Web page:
Welcome to The Breakfast Club! We’re a disorganized group of rebel lefties who hang out and chat if and when
we’re not too hungover we’ve been bailed out we’re not too exhausted from last night’s (CENSORED) the caffeine kicks in. Join us every weekday morning at 9am (ET) and weekend morning at 10:30am (ET) to talk about current news and our boring lives and to make fun of LaEscapee! If we are ever running late, it’s PhilJD’s fault.
This Day in History
Pentagon Papers Charges Are Dismissed; Judge Byrne Frees Ellsberg and Russo, Assails ‘Improper Government Conduct’
By Martin Arnold, The New York Times, 5/11/1973
New Trial Barred But Decision Does Not Solve Constitutional Issues in Case
Los Angeles, May 11 — Citing what he called “improper Government conduct shielded so long from public view,” the judge in the Pentagon papers trial dismissed today all charges against Dr. Daniel Ellsberg and Anthony J. Russo Jr.
And he made it clear in his ruling that the two men would not be tried again on charges of stealing and copying the Pentagon papers.
“The conduct of the Government has placed the case in such a posture that it precludes the fair, dispassionate resolution of these issues by a jury,” he said.
David R. Nissen, the chief prosecutor, said, “It appears that the posture is such that no appeal will be possible.”
Mother’s Day Turns 100: Its Surprisingly Dark History
By Brian Handwerk, National Geographic
As Mother’s Day turns 100 this year, it’s known mostly as a time for brunches, gifts, cards, and general outpourings of love and appreciation.
But the holiday has more somber roots: It was founded for mourning women to remember fallen soldiers and work for peace. And when the holiday went commercial, its greatest champion, Anna Jarvis, gave everything to fight it, dying penniless and broken in a sanitarium.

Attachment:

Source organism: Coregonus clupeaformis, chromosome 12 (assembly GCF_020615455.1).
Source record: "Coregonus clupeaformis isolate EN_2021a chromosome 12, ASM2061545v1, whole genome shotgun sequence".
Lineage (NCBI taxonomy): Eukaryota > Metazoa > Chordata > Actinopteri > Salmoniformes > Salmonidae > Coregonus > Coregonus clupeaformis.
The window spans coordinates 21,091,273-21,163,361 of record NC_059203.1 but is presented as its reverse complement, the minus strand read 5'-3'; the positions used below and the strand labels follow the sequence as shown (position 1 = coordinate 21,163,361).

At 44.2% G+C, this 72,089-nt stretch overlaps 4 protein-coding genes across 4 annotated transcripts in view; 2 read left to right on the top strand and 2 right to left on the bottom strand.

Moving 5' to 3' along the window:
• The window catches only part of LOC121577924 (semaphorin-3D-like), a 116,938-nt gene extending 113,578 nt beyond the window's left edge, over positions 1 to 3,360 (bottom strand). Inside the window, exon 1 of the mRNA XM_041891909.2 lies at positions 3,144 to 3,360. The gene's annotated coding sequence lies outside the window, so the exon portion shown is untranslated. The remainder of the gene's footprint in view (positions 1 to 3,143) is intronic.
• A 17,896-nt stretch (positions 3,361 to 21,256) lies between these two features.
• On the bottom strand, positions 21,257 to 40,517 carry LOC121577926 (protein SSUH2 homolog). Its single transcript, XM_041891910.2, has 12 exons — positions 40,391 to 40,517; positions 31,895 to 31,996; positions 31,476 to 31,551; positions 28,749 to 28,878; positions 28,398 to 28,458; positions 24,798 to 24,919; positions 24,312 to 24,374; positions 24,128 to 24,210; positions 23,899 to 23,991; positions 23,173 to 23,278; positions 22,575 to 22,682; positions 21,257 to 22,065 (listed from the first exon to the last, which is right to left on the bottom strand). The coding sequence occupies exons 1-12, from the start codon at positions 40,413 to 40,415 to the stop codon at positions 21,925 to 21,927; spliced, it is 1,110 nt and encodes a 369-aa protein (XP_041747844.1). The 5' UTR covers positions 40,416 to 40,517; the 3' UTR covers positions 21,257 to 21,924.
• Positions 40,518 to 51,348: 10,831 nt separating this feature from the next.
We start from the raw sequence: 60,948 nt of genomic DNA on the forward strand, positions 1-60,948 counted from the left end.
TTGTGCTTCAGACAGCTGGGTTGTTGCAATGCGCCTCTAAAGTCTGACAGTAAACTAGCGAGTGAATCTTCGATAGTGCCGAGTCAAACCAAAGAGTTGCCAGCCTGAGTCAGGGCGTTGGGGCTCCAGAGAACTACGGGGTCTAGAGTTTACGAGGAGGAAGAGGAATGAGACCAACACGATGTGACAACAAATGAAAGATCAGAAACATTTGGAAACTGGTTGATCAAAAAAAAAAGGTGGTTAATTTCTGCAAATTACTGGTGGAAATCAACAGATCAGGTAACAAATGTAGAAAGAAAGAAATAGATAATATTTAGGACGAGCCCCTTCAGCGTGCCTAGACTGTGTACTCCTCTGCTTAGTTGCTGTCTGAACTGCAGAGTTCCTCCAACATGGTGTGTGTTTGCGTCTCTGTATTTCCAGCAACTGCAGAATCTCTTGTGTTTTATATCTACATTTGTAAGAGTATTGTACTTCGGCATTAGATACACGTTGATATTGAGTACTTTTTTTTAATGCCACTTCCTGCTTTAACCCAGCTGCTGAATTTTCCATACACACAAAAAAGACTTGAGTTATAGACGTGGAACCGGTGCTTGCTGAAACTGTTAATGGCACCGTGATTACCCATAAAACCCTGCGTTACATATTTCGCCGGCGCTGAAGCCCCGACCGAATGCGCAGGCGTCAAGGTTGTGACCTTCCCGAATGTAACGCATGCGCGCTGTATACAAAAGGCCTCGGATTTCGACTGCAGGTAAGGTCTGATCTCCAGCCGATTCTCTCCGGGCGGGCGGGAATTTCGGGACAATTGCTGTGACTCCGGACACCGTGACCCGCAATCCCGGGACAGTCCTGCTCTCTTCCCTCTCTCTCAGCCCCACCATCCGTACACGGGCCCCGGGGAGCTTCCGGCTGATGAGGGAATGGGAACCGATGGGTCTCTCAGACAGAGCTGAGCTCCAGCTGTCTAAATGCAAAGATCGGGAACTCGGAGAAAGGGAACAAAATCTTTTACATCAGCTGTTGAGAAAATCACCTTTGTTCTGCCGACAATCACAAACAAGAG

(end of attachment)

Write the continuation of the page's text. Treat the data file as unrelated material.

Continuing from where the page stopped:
It all started in the 1850s, when West Virginia women’s organizer Ann Reeves Jarvis-Anna’s mother-held Mother’s Day work clubs to improve sanitary conditions and try to lower infant mortality by fighting disease and curbing milk contamination, according to historian Katharine Antolini of West Virginia Wesleyan College. The groups also tended wounded soldiers from both sides during the U.S. Civil War from 1861 to 1865.
In the postwar years Jarvis and other women organized Mother’s Friendship Day picnics and other events as pacifist strategies to unite former foes. Julia Ward Howe, for one-best known as the composer of “The Battle Hymn of the Republic”-issued a widely read “Mother’s Day Proclamation” in 1870, calling for women to take an active political role in promoting peace.
Around the same time, Jarvis had initiated a Mother’s Friendship Day for Union and Confederate loyalists across her state. But it was her daughter Anna who was most responsible for what we call Mother’s Day-and who would spend most of her later life fighting what it had become.